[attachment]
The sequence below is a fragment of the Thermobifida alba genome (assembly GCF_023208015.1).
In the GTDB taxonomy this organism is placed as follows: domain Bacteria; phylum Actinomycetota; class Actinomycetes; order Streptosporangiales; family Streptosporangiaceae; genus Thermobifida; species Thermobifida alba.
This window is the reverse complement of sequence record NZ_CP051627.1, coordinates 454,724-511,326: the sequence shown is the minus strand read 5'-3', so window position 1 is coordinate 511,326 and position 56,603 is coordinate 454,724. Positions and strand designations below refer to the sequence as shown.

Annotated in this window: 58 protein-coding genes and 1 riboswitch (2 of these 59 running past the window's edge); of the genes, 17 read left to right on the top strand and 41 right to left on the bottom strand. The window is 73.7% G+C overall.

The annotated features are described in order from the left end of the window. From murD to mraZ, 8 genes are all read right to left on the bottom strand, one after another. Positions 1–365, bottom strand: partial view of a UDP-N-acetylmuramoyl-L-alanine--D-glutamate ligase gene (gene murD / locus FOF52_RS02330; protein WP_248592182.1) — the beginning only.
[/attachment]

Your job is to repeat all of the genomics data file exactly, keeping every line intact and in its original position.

The sequence below is a fragment of the Thermobifida alba genome (assembly GCF_023208015.1).
In the GTDB taxonomy this organism is placed as follows: domain Bacteria; phylum Actinomycetota; class Actinomycetes; order Streptosporangiales; family Streptosporangiaceae; genus Thermobifida; species Thermobifida alba.
This window is the reverse complement of sequence record NZ_CP051627.1, coordinates 454,724-511,326: the sequence shown is the minus strand read 5'-3', so window position 1 is coordinate 511,326 and position 56,603 is coordinate 454,724. Positions and strand designations below refer to the sequence as shown.

Annotated in this window: 58 protein-coding genes and 1 riboswitch (2 of these 59 running past the window's edge); of the genes, 17 read left to right on the top strand and 41 right to left on the bottom strand. The window is 73.7% G+C overall.

The annotated features are described in order from the left end of the window. From murD to mraZ, 8 genes are all read right to left on the bottom strand, one after another. Positions 1–365, bottom strand: partial view of a UDP-N-acetylmuramoyl-L-alanine--D-glutamate ligase gene (gene murD / locus FOF52_RS02330; protein WP_248592182.1) — the beginning only.